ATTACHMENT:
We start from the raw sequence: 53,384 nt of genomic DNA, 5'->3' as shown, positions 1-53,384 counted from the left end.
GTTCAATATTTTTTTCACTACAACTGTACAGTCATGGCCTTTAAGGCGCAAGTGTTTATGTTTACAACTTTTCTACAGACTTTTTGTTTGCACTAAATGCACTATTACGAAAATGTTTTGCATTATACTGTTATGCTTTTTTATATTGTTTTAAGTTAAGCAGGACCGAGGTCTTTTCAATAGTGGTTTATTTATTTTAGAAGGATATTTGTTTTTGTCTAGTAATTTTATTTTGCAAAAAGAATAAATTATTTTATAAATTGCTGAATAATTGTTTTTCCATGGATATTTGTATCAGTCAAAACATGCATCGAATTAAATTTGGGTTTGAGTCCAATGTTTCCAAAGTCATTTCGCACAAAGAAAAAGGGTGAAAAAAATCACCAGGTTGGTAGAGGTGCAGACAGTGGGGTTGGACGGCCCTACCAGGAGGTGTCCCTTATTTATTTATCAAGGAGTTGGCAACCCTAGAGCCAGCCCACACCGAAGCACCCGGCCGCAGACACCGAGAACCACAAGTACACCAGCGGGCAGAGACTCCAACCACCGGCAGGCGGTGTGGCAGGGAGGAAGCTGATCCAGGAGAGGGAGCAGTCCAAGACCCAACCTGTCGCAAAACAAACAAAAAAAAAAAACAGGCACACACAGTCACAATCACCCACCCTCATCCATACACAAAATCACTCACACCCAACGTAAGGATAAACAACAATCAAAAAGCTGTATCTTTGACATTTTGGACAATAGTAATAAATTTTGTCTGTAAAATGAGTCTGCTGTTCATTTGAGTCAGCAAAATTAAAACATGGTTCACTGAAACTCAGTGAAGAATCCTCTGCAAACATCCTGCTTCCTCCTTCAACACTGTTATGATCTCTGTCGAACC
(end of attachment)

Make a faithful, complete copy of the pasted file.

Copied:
We start from the raw sequence: 53,384 nt of genomic DNA, 5'->3' as shown, positions 1-53,384 counted from the left end.
GTTCAATATTTTTTTCACTACAACTGTACAGTCATGGCCTTTAAGGCGCAAGTGTTTATGTTTACAACTTTTCTACAGACTTTTTGTTTGCACTAAATGCACTATTACGAAAATGTTTTGCATTATACTGTTATGCTTTTTTATATTGTTTTAAGTTAAGCAGGACCGAGGTCTTTTCAATAGTGGTTTATTTATTTTAGAAGGATATTTGTTTTTGTCTAGTAATTTTATTTTGCAAAAAGAATAAATTATTTTATAAATTGCTGAATAATTGTTTTTCCATGGATATTTGTATCAGTCAAAACATGCATCGAATTAAATTTGGGTTTGAGTCCAATGTTTCCAAAGTCATTTCGCACAAAGAAAAAGGGTGAAAAAAATCACCAGGTTGGTAGAGGTGCAGACAGTGGGGTTGGACGGCCCTACCAGGAGGTGTCCCTTATTTATTTATCAAGGAGTTGGCAACCCTAGAGCCAGCCCACACCGAAGCACCCGGCCGCAGACACCGAGAACCACAAGTACACCAGCGGGCAGAGACTCCAACCACCGGCAGGCGGTGTGGCAGGGAGGAAGCTGATCCAGGAGAGGGAGCAGTCCAAGACCCAACCTGTCGCAAAACAAACAAAAAAAAAAAACAGGCACACACAGTCACAATCACCCACCCTCATCCATACACAAAATCACTCACACCCAACGTAAGGATAAACAACAATCAAAAAGCTGTATCTTTGACATTTTGGACAATAGTAATAAATTTTGTCTGTAAAATGAGTCTGCTGTTCATTTGAGTCAGCAAAATTAAAACATGGTTCACTGAAACTCAGTGAAGAATCCTCTGCAAACATCCTGCTTCCTCCTTCAACACTGTTATGATCTCTGTCGAACC